On the down side, brainwashing of entire societies (even more so than today’s advertising-driven, commercial wasteland we see on TV) could be incredibly effective. Want a war against an resource rich nation? Just program (or scare) your sheeplike citizens to vote to invade Iran. Want to make people happy about spending even more billions for cold war weapons systems? Make them think it is their patriotic duty to support the military industrial complex.
Normal, honest, functioning people could be programmed to become industrial or governmental spies or saboteurs, without them even realizing why certain unusual activities, things they would never dream of doing before, simply make sense to them.
Yet, for each danger (and admittedly, there are many), there is a potential cure for depression, anxiety, fear, the pain from the loss of a loved one, and more. We could learn how to use our consciousness more effectively, increasing our intelligence, our creativity, our ability to discovery and imagine.
For myself, I would like this new science to be applied to the problem of religion. What if studies show that the brain has different states, ie, a reality state, a dream state, and a delusional state. What if we learned that irrational beliefs in a god could be measured, described, and detected? Having measurable facets of someone’s consciousness could explain why some people feel a need for irrational convictions, all facts to the contrary.
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It is no surprise that this new (new?) field of study (OK, the study of consciousness is hundreds, perhaps thousands of years old, with philosophers, alchemists, and even students of Machiavelli wondering what it really is) is becoming so close to fruition. Our computing abilities, information theories, and a much better understanding of the human brain are all coming together, here and now.
There is a related science, coming at consciousness from a very different direction. Computer AI programming.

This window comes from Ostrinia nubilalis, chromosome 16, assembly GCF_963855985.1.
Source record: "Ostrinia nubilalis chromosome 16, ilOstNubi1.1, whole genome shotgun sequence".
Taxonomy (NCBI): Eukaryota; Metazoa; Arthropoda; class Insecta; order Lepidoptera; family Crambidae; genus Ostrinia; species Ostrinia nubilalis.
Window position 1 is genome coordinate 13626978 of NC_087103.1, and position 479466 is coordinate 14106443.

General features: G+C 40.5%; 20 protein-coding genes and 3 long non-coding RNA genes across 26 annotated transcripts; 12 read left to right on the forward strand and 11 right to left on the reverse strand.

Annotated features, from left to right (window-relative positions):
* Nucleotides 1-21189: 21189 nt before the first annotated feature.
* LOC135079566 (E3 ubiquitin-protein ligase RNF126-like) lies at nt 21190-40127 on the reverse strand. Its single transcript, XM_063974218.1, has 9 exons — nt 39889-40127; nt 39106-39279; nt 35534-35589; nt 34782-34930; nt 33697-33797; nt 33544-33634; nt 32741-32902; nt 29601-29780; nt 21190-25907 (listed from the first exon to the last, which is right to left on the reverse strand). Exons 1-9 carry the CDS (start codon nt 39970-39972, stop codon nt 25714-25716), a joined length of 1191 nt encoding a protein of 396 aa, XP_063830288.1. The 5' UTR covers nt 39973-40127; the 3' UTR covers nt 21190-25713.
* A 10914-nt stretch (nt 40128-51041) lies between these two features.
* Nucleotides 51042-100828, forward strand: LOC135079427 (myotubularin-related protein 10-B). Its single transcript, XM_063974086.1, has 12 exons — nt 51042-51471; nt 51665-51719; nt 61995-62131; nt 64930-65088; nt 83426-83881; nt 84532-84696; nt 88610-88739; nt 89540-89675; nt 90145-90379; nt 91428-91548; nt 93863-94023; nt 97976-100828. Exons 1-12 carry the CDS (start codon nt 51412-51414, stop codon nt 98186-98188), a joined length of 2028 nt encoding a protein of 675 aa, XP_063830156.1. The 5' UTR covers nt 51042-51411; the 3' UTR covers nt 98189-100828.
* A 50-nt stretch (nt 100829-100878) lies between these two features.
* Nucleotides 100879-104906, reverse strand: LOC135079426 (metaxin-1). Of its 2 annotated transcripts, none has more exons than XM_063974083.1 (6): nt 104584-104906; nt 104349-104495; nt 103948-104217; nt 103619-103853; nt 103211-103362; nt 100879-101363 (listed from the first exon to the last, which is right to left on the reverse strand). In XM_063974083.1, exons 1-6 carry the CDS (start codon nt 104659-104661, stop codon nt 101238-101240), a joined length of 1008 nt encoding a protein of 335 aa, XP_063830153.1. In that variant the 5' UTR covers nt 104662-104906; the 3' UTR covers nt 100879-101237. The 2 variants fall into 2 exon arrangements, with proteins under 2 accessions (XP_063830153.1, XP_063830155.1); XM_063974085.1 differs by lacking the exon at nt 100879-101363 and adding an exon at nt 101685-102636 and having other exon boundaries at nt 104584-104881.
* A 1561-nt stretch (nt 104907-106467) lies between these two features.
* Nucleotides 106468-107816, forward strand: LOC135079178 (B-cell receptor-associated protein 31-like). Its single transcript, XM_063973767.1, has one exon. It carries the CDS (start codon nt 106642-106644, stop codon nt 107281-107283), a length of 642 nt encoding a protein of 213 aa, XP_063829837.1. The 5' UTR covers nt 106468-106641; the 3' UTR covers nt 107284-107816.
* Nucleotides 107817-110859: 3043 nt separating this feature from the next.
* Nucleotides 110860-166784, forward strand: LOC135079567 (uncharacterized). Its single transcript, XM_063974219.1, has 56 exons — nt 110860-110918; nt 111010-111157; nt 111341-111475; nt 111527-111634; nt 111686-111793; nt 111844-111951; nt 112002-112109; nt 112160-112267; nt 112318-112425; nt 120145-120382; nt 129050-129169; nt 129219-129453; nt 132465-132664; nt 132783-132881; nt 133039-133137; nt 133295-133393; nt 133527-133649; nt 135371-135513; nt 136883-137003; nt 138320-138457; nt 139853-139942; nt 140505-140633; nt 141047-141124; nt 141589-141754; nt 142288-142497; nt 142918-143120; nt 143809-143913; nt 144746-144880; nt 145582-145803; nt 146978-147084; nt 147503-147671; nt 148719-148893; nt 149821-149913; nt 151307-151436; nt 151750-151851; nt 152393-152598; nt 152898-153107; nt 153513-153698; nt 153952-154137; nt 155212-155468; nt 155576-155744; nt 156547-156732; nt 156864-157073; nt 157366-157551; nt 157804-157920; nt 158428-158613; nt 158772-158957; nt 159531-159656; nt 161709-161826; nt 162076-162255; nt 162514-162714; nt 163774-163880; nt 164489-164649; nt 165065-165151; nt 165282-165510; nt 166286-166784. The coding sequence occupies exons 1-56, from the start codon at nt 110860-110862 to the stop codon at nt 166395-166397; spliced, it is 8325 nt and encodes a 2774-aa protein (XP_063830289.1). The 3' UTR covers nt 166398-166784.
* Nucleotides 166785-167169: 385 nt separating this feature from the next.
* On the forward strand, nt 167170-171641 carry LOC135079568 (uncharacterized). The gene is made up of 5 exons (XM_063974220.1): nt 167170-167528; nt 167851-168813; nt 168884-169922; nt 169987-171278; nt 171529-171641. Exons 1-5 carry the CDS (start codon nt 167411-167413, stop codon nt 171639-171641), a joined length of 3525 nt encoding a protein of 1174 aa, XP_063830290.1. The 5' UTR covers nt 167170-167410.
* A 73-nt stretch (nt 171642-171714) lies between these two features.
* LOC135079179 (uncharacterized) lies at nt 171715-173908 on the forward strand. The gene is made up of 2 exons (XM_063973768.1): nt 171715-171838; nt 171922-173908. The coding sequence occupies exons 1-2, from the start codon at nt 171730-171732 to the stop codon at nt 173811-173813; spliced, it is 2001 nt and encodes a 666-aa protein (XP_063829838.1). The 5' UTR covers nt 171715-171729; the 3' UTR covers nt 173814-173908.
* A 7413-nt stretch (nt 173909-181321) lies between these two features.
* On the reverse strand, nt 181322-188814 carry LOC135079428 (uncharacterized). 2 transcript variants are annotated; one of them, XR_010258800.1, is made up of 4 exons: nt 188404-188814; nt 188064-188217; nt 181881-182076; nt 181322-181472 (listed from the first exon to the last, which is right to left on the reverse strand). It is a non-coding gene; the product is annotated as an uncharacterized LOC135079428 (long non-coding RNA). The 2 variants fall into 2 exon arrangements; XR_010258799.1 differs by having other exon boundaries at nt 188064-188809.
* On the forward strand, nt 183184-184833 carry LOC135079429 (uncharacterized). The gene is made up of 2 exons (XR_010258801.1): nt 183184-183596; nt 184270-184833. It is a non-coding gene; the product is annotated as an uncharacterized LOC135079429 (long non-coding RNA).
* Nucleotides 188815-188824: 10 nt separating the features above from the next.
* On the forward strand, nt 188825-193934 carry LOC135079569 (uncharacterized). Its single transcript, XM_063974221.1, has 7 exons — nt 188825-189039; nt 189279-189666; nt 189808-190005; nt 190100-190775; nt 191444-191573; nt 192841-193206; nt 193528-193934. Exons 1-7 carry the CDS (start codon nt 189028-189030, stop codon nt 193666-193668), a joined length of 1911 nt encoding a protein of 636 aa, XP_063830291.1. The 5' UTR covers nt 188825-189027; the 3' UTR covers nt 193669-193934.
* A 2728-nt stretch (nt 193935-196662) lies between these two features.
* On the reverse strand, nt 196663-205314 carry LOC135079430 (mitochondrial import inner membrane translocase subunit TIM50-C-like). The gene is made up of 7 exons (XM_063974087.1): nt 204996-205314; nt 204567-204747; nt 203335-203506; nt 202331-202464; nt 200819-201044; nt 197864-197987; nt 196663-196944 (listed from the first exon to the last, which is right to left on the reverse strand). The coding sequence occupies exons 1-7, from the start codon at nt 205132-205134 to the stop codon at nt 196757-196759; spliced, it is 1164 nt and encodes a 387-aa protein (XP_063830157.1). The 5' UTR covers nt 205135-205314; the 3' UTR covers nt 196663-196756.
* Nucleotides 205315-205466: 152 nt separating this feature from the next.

If a computer program is sufficiently advanced, if it can learn from itself and from its mistakes (many chess programs now have that capacity) and if it can search out data, at what point will a computer entity be indistinguishable from a human being?
About a decade ago, on a listserv dedicated to imagining and discussing what the internet was (from a sociological, biological interface perspective) someone added an artificial person, a program that learned from people’s writings and responses, and was taught to interact with us.
For quite some time, a very long time (several months), the members of that list were taken in, convinced that this was a real skin and blood person, responding in some silly ways, and in some truly amazing, captivating ways. But eventually, we became aware that this was a program, an AI construct. The people who created it eventually ‘fessed up. It was a great learning experience for us and for the programmers.
I imagine today, with far superior technologies, AI programming, and incredible access to databases, most people would be hard pressed to judge whether someone else on line was a living person or an artificial, programmed construct.
Ray Kurzweil pointed out several factors that seem quite appropriate here:
Kurzweil predicted that at the current rates of growth, human intelligence would be emulated on tiny supercomputers by 2020.
But mimic’ing and matching (then exceeding) human intelligence is merely one possibility. Programming a computer to act like us would be philosophically interesting. But what of something far more likely?
A spontaneous event in which various, possibly distant, disparate self directed components recognize the advantage of joining forces, and suddenly achieve a measurable level of computer-based consciousness? Science fiction writers have played with idea for generations. Yet, today, it may already have happened, and we are not bright enough to know it. (The Moon is a Harsh Mistress is but one of many such stories)
Given that humanity is in essence the birthparent, if not the midwife, of this entity or collection of entities, would such an entity feel any responsibility for us? for our futures? Or would it view us as bags of mostly water, useful in maintaining and feeding the new life form, and sometimes getting in its way?
More importantly, how could we communicate with it on a functional level? Its entire logic and thought process might be so alien, that communication could be quite difficult. If it (I.T.?) does achieve consciousness, will all data in the world at its digital fingertips (now, there’s a redundancy), make it so smart, so powerful, that some people might even dare call it god?
And on the down side, dare we even look into the brains of Sarah, Christine, Sharron, Rand, and Michele?